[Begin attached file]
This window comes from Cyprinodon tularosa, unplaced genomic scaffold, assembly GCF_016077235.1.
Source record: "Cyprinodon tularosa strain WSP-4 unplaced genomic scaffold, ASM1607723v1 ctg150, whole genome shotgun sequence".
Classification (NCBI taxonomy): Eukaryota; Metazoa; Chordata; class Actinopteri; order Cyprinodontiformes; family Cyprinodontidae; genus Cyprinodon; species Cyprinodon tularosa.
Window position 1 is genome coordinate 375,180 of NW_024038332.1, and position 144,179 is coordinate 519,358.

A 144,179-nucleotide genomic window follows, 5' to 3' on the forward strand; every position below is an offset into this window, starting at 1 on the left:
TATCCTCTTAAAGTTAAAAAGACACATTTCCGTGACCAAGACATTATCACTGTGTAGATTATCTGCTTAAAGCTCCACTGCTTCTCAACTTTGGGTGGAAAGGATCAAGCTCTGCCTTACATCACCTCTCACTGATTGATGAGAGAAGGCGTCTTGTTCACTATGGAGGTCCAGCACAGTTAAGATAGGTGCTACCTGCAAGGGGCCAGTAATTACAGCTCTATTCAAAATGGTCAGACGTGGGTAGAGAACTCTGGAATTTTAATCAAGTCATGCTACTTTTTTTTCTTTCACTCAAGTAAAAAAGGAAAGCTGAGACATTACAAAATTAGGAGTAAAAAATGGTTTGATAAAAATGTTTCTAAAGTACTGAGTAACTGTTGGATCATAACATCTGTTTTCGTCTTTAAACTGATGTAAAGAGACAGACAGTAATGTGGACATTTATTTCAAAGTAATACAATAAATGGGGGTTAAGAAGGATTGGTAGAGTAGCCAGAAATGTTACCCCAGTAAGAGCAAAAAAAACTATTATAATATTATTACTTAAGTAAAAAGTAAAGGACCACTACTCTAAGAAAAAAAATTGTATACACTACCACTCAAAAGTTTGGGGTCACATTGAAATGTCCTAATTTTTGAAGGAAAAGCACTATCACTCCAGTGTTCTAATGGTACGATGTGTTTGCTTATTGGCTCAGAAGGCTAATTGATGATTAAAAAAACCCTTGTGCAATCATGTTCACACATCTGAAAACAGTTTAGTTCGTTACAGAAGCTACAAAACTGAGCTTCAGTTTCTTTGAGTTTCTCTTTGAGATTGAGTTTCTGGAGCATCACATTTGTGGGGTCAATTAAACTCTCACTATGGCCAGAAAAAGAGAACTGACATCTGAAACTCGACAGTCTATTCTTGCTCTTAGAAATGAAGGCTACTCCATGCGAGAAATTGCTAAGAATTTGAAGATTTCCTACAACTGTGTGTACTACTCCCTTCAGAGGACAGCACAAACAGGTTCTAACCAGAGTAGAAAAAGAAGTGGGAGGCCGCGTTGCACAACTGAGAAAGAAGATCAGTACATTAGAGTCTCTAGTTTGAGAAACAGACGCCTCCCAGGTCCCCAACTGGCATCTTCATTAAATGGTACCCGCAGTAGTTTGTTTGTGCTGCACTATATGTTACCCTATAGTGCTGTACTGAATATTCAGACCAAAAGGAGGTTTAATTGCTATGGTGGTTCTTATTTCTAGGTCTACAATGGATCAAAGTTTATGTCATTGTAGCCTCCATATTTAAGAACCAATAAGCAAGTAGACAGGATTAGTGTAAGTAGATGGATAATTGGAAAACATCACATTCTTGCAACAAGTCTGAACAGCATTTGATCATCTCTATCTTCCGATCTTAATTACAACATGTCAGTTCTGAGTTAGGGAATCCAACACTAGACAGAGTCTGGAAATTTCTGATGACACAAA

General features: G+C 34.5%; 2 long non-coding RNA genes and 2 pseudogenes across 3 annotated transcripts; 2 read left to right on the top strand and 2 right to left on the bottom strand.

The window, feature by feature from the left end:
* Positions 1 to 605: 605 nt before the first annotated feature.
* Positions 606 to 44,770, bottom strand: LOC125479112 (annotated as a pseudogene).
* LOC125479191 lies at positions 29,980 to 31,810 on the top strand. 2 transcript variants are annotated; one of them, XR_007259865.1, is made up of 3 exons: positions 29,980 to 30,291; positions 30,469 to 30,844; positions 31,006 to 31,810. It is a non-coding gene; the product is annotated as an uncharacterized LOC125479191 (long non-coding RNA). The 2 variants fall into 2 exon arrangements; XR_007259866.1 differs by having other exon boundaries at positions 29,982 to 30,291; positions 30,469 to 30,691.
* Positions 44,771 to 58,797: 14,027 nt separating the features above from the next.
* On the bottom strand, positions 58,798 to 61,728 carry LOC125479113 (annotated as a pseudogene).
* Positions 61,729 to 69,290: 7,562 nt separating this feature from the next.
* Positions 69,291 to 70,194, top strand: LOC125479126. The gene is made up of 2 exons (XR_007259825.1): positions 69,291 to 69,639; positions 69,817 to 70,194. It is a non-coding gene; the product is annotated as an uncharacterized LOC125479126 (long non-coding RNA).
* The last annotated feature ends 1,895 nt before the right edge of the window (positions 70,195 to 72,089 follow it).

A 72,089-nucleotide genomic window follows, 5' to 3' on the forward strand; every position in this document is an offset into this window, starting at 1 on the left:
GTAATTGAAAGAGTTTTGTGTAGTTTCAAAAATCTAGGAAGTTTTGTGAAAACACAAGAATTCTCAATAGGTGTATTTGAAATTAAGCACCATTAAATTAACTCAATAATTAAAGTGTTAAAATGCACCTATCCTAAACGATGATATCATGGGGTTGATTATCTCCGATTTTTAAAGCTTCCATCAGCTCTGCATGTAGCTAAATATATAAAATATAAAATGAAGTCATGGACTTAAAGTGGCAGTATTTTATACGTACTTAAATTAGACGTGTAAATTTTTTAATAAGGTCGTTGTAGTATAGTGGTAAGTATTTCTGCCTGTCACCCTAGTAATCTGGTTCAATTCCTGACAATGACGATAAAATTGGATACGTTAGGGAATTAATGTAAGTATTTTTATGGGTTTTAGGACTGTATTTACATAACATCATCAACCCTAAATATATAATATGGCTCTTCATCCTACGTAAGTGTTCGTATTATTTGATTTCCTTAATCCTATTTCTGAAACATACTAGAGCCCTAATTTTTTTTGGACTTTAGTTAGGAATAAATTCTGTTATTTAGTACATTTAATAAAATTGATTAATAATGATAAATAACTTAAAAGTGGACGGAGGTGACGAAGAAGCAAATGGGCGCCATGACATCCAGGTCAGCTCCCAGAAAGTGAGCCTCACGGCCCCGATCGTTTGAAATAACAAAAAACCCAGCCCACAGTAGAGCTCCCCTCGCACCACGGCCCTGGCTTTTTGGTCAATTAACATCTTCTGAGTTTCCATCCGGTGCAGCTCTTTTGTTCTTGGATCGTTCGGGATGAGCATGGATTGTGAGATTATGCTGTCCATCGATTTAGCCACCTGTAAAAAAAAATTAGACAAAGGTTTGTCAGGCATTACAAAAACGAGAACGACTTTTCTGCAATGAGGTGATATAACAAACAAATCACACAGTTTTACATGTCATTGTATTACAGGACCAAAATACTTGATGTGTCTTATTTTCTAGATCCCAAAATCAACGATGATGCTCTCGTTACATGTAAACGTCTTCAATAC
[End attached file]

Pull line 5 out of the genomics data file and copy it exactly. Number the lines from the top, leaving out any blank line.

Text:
A 144,179-nucleotide genomic window follows, 5' to 3' on the forward strand; every position below is an offset into this window, starting at 1 on the left: